And so one of our key beliefs in Axialent is that connection comes before context and contexts comes before content. And that’s a key for a successful remote team, no matter whether in crisis or not, connection is absolute paramount. What does connection mean? Well, first of all, of course, you could say connection means that I’m connected to myself that I’m clear and that I am showing up as the best version of myself and what does it take for me to be there? That’s one. But the second thing is connection to people that are in our teams, but also our clients, our suppliers, other stakeholders in our environment. And connection does mean to take the time to connect, to take time to listen and actually right now I would say to take time to listen every single day. To ask questions and if you feel like I don’t know what Sandra over there and in this country is doing right now, how she’s feeling.

Silke Zanker:

It’s your responsibility as a leader to recreate that connection to every single person in your team. And for everybody, this will look in a different way. But I am going to be sharing a few tips later on that find a way to create that connection with people. Context, so connection, as a basis, as the bedrock of trust, before context and context like I said when we spoke about circumstances, our context right now has changed. But it’s changing daily, sometimes on an hourly basis. And I heard from a friend the other day, he said, “Well, last week when we all were sent home to work from home, my supervisor had a conversation with me, and we spoke and it was all fine, but he didn’t ask me how I was doing in the last seven days.”

Silke Zanker:

Like the context is changing every single day right now. So let’s keep really in mind how important that is because what’s happening in the world and we don’t know what’s going on for somebody. And it’s much harder to place, either what you can expect from someone or place somebody’s behavior. So just be really aware how the context is changing very quickly, and be very, very proactive. And now is also the time to be courageously proactive. And maybe you can be the person to call one of your suppliers or to call a company that works in the vicinity and say, “How are you guys actually dealing with this? What are you doing?”

Silke Zanker:

So really, be aware of the context and create an empowering context for people and then move on to the content because content is important and we are responsible for keeping business going and creating results that benefit our organizations and that benefits society at large and it’s a paramount responsibility for leaders because we know that we are here to thrive and we want to enter the market also with helping hands and for that we need success on an economic level as well.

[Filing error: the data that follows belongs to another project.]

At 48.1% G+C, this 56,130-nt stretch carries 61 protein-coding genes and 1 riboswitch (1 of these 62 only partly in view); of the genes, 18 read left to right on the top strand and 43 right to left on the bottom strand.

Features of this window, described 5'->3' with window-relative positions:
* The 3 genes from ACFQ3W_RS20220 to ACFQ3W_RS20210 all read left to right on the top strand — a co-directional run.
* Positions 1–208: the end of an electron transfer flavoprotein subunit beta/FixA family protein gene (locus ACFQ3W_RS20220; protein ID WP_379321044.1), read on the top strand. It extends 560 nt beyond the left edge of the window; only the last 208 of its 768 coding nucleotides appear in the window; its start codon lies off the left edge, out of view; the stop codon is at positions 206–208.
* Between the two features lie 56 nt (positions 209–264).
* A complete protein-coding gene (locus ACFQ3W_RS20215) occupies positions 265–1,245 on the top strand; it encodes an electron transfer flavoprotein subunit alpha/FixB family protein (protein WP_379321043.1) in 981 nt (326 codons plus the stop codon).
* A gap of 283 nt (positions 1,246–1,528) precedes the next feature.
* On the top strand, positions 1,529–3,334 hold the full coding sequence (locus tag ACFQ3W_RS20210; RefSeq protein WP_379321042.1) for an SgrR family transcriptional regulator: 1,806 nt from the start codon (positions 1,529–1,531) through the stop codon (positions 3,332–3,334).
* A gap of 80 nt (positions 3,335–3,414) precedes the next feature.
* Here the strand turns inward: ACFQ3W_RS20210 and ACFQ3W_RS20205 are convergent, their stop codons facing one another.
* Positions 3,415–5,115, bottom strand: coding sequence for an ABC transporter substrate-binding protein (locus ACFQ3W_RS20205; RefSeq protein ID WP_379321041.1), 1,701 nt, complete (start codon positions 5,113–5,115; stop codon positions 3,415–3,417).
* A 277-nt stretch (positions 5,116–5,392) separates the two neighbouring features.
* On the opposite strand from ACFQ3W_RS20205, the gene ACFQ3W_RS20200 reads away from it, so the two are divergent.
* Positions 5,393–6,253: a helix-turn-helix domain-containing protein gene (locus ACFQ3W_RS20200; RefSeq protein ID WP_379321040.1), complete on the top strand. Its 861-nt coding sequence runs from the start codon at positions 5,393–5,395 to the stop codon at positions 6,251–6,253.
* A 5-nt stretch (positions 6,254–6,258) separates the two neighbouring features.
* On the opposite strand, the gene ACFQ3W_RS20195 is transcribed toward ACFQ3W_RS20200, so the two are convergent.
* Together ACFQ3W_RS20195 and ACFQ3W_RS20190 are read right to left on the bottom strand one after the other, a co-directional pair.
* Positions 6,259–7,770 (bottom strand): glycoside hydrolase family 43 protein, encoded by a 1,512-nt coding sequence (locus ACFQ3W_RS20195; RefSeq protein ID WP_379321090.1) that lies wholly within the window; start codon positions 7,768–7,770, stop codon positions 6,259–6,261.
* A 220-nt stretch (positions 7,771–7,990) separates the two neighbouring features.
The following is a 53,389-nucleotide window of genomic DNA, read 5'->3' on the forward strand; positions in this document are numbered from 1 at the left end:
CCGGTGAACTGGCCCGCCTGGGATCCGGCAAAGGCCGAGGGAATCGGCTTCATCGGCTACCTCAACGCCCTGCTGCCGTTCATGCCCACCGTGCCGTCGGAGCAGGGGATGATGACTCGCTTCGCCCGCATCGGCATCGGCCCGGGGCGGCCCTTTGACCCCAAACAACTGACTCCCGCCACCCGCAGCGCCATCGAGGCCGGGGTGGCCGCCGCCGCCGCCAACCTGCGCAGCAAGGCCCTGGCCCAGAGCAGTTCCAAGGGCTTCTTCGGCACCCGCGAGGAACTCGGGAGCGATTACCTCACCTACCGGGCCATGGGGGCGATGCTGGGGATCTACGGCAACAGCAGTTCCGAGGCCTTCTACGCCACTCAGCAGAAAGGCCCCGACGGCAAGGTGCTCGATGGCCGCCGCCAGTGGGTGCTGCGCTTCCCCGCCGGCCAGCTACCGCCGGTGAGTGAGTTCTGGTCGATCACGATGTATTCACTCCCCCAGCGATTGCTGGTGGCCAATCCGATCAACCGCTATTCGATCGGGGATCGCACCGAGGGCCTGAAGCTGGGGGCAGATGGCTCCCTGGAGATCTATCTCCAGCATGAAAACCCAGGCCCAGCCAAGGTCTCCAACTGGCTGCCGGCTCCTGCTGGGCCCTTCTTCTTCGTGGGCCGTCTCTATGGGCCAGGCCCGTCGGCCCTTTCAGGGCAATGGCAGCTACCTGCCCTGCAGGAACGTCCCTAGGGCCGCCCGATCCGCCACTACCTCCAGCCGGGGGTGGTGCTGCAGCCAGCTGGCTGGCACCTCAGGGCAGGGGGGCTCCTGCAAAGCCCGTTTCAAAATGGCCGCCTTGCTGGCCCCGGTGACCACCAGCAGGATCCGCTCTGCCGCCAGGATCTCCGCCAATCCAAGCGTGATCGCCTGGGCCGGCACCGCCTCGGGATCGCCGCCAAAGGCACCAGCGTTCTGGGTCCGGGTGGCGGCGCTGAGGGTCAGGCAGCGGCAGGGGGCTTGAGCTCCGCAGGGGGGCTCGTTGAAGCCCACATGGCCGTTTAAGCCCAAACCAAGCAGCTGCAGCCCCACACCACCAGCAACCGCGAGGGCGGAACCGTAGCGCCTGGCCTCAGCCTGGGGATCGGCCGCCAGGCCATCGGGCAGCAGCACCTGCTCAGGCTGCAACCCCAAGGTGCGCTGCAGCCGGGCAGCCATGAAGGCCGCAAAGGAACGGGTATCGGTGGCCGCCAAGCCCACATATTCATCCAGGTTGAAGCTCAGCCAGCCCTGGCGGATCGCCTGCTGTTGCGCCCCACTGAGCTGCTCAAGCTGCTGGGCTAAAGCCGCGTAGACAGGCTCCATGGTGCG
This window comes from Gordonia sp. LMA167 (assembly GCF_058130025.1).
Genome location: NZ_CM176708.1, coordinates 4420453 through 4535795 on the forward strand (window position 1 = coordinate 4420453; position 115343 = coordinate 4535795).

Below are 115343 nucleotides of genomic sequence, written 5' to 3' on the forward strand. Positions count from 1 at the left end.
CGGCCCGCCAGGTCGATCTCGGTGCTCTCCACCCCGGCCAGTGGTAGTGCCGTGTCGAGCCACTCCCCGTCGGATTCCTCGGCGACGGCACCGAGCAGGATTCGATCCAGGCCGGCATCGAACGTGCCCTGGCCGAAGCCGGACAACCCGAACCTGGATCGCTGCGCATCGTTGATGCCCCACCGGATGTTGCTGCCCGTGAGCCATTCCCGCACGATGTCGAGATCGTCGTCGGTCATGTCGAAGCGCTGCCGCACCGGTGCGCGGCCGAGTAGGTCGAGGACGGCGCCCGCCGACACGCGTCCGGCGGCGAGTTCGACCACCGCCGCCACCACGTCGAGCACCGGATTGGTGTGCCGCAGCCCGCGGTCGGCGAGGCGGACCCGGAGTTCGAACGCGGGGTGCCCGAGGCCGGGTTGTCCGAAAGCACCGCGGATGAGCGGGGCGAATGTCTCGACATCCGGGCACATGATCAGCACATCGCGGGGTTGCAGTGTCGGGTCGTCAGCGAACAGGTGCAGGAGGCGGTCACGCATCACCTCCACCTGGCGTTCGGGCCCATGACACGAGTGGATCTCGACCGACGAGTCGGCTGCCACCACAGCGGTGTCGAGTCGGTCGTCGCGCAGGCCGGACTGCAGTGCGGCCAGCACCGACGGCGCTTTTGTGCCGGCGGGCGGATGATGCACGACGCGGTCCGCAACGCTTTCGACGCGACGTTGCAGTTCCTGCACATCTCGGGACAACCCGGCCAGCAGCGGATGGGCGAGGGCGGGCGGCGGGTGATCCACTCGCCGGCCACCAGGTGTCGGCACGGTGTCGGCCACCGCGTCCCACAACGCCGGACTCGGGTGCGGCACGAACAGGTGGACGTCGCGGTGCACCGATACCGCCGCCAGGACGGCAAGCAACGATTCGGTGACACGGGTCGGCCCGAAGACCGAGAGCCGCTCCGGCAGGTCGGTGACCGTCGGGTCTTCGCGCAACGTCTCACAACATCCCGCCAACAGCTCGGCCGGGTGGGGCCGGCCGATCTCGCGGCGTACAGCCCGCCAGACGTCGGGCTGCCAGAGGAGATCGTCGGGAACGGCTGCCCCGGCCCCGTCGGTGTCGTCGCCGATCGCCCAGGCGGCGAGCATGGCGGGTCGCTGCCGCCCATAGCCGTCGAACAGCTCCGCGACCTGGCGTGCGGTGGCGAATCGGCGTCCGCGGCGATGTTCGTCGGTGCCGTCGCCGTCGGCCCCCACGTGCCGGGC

Silke Zanker:

So in terms of content and leading remotely, really key is to provide structure systems and processes. Take… It really pays off, if you take a moment now to systematize how you communicate, to systematize how decisions are being taken and how the changes that have occurred will be reflected in the structure of your team in the way you communicate with each other and in the goals that you want to achieve and attain. So creating those processes in systems really, really will pay off. And reminding people of the purpose of what you’re working towards is part of the content and is really, really important to highlight. You cannot over communicate right now. So clarity and intention and communication is absolutely key.

Silke Zanker:

So at the last part before we open up for questions I’ll share with you three key points around communication. As it is underlying, once you come to a situation with the mindset of curiosity and taking responsibility, focusing on what is that in your control, you change a team and you change a culture and you make impact, one communication at a time, one conversation at a time. And so my three easy to remember key points are clarity, center, and check. Then we go into more detail, clarity, leading dispersed teams, leading from a distance and still creating a caring, compassionate environment. Clarity is the most compassionate thing you can create.

Silke Zanker:

Clarity of your own intentions in the morning for every meeting, for every interaction for every communication, clear expectation towards people for your team, but also creating clarity and help people create that clarity for themselves to set clear intentions, on a being level, how you want to show up, and what do you want to bring out of yourself and other people, but also in terms of habits and behaviors that you want to create. And it’s always important, but now I believe it’s more important than ever. Create clarity around assumptions. Don’t let people make assumptions, explain yourself and advocate for what you believe and assume good intent, because everybody is simply doing the best they can right now.

Silke Zanker: